This story bursts at the margins with names all connected to the great and short-lived experiment in arts education known as Black Mountain College.

I list these names in hope of demonstrating that the spirit of study, imagination and labor, born in an artistic community just outside Asheville, NC, pervades and persists not only in the minds of a small group in the know, but also in a national dialogue about the relevance of art to our everyday lives, especially in New Mexico.

I learned about Black Mountain during graduate school, from a professor who had studied under the poet Robert Creeley, after Creeley had left Black Mountain. My professor, David Matlin, continued the Black Mountain tradition in his creative writing and literature courses, having us respond creatively to the works of 19th century poet William Blake, for instance, rather than analytically.

Students wrote poems and short stories; they made films; they performed music and dance; and they created visual artworks off the themes, characters and ideas of the great mystic poet. Outside of class, Matlin taught me that even physical labor could be a product of imagination. He learned these virtues from Creeley—Black Mountain College students and instructors worked the grounds as a requirement of residency.

When I walked into Books of Interest, the house-turned-bookstore on Aztec Street here in Santa Fe, I honed right in to the book The Arts at Black Mountain College. I excitedly told my baby mama about the significance of the school and my connection to it, then read off a list of faculty and students: Josef Albers, Willem de Kooning, Robert Duncan, Franz Kline, Robert Motherwell, Charles Olson, Allen Ginsberg, Robert Rauschenberg, Cy Twombly, Stan Vanderbeek and Jose Yglesias.

Black Mountain College operated from 1933-1957, closing under the pressure of debt. Faculty and students scattered across the country looking for work and refuge.

My arms full of other books, I hesitantly returned The Arts to the shelf, when a man who had been seated patiently in a corner of the room stood and pulled it off. "Did you know about the Black Mountain connection to New Mexico?" he said, admitting he'd overheard me.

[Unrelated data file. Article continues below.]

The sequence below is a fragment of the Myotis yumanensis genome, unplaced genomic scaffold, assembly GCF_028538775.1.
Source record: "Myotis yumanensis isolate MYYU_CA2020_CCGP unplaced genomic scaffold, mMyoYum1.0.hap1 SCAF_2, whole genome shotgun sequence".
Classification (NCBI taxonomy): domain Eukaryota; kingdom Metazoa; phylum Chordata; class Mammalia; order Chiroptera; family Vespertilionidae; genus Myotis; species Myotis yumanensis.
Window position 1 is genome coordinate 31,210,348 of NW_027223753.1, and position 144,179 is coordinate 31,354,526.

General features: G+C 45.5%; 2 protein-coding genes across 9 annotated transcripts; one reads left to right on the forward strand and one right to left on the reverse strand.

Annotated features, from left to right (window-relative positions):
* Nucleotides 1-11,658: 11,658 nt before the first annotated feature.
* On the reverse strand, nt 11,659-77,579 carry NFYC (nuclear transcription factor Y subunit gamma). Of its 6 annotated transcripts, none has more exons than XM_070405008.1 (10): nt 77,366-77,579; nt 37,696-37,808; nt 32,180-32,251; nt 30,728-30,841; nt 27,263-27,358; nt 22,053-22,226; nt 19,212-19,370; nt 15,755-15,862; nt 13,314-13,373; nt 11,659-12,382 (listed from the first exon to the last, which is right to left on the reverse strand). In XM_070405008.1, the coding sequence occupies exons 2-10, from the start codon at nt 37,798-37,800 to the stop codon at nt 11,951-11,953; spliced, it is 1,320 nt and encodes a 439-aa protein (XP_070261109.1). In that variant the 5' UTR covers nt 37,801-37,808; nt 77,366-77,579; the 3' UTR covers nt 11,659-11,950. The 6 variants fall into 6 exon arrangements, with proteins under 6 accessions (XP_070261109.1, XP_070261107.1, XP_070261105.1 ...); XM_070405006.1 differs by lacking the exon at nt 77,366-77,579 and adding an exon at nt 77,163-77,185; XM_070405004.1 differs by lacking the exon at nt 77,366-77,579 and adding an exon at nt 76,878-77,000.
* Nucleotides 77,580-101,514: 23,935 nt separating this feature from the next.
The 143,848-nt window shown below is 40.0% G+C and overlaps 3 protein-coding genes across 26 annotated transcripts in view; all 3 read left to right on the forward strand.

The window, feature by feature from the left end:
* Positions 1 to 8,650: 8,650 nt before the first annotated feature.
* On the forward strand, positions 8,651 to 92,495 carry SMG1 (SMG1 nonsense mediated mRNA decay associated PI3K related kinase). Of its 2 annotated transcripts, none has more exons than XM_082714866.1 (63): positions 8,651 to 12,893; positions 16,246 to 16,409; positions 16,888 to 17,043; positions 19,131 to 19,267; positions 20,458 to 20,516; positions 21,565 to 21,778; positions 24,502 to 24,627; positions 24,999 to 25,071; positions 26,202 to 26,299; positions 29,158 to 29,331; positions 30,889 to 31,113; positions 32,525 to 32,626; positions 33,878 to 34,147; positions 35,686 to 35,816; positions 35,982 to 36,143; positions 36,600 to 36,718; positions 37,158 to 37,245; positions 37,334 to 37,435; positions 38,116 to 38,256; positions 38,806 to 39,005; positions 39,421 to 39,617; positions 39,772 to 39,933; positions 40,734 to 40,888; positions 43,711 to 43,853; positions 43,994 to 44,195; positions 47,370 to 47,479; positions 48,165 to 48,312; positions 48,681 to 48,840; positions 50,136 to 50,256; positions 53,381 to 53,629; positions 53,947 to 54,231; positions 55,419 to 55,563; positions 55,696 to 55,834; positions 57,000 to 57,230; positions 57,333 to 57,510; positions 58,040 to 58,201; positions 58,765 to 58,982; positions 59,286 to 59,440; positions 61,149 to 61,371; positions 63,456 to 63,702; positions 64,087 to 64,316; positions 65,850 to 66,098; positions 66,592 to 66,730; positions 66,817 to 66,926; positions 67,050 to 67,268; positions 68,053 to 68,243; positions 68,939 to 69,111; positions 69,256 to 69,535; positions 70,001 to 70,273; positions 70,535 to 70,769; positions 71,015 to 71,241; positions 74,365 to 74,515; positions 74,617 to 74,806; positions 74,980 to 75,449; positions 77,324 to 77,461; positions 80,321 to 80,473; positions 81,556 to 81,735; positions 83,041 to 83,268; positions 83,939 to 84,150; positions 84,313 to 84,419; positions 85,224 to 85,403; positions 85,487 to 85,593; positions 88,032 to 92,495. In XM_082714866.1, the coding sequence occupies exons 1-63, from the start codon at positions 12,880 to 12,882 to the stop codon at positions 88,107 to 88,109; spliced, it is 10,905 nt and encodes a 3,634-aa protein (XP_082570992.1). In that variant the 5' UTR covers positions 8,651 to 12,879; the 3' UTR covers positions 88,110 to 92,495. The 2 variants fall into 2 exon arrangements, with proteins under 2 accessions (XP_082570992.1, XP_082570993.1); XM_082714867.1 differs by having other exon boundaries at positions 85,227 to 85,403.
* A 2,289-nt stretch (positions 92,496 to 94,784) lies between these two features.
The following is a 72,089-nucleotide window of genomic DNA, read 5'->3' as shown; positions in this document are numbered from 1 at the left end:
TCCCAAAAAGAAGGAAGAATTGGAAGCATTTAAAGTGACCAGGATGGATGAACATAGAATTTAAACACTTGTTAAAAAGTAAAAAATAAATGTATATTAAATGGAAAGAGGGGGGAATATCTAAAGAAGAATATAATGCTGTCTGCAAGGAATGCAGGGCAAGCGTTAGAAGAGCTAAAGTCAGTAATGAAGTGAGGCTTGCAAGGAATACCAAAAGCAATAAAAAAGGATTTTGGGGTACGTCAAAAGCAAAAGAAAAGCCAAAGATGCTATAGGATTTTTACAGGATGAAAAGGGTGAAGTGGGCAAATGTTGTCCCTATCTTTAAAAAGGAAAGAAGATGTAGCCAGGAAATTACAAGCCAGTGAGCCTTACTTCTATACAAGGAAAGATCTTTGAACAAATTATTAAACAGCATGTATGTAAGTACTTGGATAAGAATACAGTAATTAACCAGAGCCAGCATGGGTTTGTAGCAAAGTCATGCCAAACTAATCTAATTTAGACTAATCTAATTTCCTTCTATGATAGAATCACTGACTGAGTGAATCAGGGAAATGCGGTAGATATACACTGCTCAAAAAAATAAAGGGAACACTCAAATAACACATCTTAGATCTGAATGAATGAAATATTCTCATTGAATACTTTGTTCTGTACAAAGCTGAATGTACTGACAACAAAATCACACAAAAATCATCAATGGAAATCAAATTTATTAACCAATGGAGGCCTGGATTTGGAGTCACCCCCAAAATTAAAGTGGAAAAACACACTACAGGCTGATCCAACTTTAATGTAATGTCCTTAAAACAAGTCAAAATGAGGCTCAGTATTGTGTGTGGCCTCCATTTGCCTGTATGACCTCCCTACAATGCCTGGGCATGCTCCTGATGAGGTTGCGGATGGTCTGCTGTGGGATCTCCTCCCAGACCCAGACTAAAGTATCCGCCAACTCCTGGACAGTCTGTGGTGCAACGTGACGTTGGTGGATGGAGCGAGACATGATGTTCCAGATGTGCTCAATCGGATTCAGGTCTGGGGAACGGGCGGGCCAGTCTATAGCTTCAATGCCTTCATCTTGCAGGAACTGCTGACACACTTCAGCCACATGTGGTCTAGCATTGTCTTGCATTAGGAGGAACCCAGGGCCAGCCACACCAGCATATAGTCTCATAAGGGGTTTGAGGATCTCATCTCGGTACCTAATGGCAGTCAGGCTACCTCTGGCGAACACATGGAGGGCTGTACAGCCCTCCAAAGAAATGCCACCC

The man introduced himself as Jerry Rightman, a local tour guide specializing in art tours, and proceeded to tell me about the 25 or so Black Mountain artists who came to Taos straight from North Carolina.
What's more, he said, The Harwood Museum of Art in Taos holds an exhibition on those artists, most predominantly Oli Sihvonen. Rightman said I should go see it, then held out the book and asked if I'd changed my mind. "Would you like to buy this?" he said, already knowing the answer. And I returned the rest of the books in my stack.

The following weekend, I ventured to the Harwood, delighted to find the foyer filled with candid photos and test shots of Black Mountain artists by Black Mountain artists.

The school came alive in my mind as a place where people tested the limits of imagination in the midst of a cynical time, defined by the Great Depression and World War II.

I experienced this delight before I ventured into the room holding Sihvonen's enormous geometric abstractions, or the second floor where the works of more of Black Mountain's poets, painters and sculptors hung out for hours-long immersion. A video there also tells the Taos-Black Mountain story.

When you visit the Oli Sihvonen and Black Mountain College exhibition at the Harwood, be sure to give yourself ample time to absorb it. That particular school of experimentation keeps coming up.

Oli Sihvonen and Black Mountain College
Through Feb. 5, 2012
The Harwood Museum of Art
238 Ledoux St. Taos

Books of Interest
311 Aztec St.

Jerry Rightman
Santa Fe
Tour Guide


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